Every club in the bag
- The Chiefs: The Story of the United Kingdom Chiefs of Staff by Bill Jackson and Dwin Bramall
Brassey, 508 pp, £29.95, April 1992, ISBN 0 08 040370 0
Although most people, however reluctantly, take some interest in war, precious few bother their heads about organising for war in peacetime. It is a subject, like dental care, both dull and mildly repellent. Until the beginning of this century, few Englishmen thought it necessary at all. The Navy, so it was hoped, would defend our shores (probably against the French) and the Army would police, and where necessary extend, the Empire. Both Services went their own ways to general public approval, so long as they made minimal demands on the taxpayer. Then the humiliations suffered by the Army in the Boer War, and the near-simultaneous naval threat from Germany, made it clear that in the 20th century national defence would require more sustained attention than during the 19th, and that it was now too serious a matter to be left to the generals. But how it should be handled, and who should handle it, has been a matter of bitter contention, both in war and in peace-time, from that day to this.
Now we have two generals writing a big book about it. With trained military skill they camouflage their identity on the dust-jacket: Bill Jackson and Dwin Bramall they call themselves, for all the world as if they were just reporters on the sunday Times. Then on the title-page they unmask their batteries, and we find that we are actually in the hands of General Sir William Jackson, GBE KCB MC MA, and Field Marshal Lord Bramall KG GCB OBE MC JP (JP indeed!). No artillery comes heavier than that. The title is also a little misleading: our generals tell the story, not just of ‘the United Kingdom Chiefs of Staff’, as they claim, but of higher defence organisation as a whole, which necessarily extends beyond the uniformed heads of the Armed Forces to include politicians and, increasingly, civil servants. Indeed, the story they have to tell could almost be summarised as that of the battles fought by heads of the Armed Services trying to defend their turf against the civilians, and usually losing.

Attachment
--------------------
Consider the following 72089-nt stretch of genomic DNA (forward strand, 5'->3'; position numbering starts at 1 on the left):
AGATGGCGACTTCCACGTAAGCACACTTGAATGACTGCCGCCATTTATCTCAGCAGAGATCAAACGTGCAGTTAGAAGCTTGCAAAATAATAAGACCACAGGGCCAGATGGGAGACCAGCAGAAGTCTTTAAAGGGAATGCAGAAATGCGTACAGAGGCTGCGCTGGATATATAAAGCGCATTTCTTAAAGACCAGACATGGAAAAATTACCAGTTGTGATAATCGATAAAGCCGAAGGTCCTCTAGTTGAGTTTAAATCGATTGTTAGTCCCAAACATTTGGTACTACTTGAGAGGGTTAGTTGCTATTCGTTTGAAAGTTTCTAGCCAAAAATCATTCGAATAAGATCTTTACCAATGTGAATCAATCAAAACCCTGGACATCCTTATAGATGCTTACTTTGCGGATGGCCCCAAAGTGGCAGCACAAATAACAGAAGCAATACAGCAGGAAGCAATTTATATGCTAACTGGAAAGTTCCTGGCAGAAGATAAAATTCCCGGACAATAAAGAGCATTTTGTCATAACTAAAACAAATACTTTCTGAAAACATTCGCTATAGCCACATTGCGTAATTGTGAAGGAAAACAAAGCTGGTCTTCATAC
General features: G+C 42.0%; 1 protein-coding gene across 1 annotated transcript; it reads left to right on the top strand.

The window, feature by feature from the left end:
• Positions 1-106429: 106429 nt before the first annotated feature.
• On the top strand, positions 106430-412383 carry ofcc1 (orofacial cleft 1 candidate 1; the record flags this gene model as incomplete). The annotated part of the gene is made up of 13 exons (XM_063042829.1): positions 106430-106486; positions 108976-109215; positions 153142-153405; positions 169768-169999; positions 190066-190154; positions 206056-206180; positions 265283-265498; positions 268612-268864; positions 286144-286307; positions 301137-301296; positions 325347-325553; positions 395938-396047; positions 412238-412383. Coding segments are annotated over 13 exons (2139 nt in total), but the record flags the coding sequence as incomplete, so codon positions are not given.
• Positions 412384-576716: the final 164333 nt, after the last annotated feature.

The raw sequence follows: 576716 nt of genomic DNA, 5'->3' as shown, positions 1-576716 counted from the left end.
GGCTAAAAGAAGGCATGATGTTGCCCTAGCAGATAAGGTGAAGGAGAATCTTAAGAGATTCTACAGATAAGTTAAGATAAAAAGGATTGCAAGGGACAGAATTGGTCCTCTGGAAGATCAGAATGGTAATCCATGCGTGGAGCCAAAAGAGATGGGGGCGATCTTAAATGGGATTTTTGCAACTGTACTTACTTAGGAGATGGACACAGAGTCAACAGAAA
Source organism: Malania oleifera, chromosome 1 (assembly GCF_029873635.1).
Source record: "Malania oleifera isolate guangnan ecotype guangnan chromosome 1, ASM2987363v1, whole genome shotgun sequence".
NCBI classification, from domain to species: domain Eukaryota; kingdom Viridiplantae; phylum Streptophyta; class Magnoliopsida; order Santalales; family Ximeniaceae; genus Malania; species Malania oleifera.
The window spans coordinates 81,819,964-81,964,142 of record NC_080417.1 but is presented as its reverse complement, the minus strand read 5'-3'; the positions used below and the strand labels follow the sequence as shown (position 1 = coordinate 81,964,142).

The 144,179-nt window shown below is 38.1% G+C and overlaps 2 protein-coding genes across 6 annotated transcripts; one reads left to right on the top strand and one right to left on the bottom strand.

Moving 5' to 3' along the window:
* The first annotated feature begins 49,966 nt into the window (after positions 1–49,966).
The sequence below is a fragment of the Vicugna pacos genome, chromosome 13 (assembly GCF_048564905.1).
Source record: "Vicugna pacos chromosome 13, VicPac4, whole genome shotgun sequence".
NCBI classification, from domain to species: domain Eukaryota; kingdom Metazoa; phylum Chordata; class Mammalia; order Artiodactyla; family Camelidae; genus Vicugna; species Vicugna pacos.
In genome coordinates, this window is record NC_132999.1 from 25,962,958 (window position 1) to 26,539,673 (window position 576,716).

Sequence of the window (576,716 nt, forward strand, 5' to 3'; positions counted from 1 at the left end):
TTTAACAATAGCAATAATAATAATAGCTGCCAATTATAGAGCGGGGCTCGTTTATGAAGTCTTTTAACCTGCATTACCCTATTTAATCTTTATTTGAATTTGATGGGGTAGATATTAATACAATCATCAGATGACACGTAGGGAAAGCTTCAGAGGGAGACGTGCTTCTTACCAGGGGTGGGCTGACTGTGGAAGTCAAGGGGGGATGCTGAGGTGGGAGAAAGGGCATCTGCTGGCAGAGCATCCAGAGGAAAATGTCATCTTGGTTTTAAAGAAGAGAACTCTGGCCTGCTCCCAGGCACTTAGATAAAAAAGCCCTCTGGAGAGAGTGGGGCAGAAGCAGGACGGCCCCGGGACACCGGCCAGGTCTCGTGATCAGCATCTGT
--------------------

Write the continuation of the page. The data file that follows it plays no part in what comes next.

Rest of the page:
Almost, but not quite. The reason the civilians have usually won is that for most of their existence the Chiefs of Staff have been engaged in acrimonious internecine conflict among themselves, and their inability to reach agreed decisions meant that their political masters had to make up their minds for them. It all began when at the beginning of the century A.J. Balfour tried to create at least a framework for the making of a common defence policy by setting up the Committee for Imperial Defence. The Navy ignored it, and went ahead with plans for a war against Germany so totally at variance with those of the Army that the issue had to be settled by the politicians in Cabinet (in favour of the Army).
When war came, the two Services went their separate ways: ways which so exasperated the political leadership that in 1917 Lloyd George intervened to change them, compelling the Navy to introduce convoys before the country starved, and the Army to suspend its offensives in Flanders before it bled to death. All that remained of Balfour’s grandiose Committee of Imperial Defence was its secretary Maurice Hankey, indispensable and ubiquitous, with a secretariat that attempted to impose some order on the conduct of the war and to persuade naval, military and political leaders at least to talk to each other.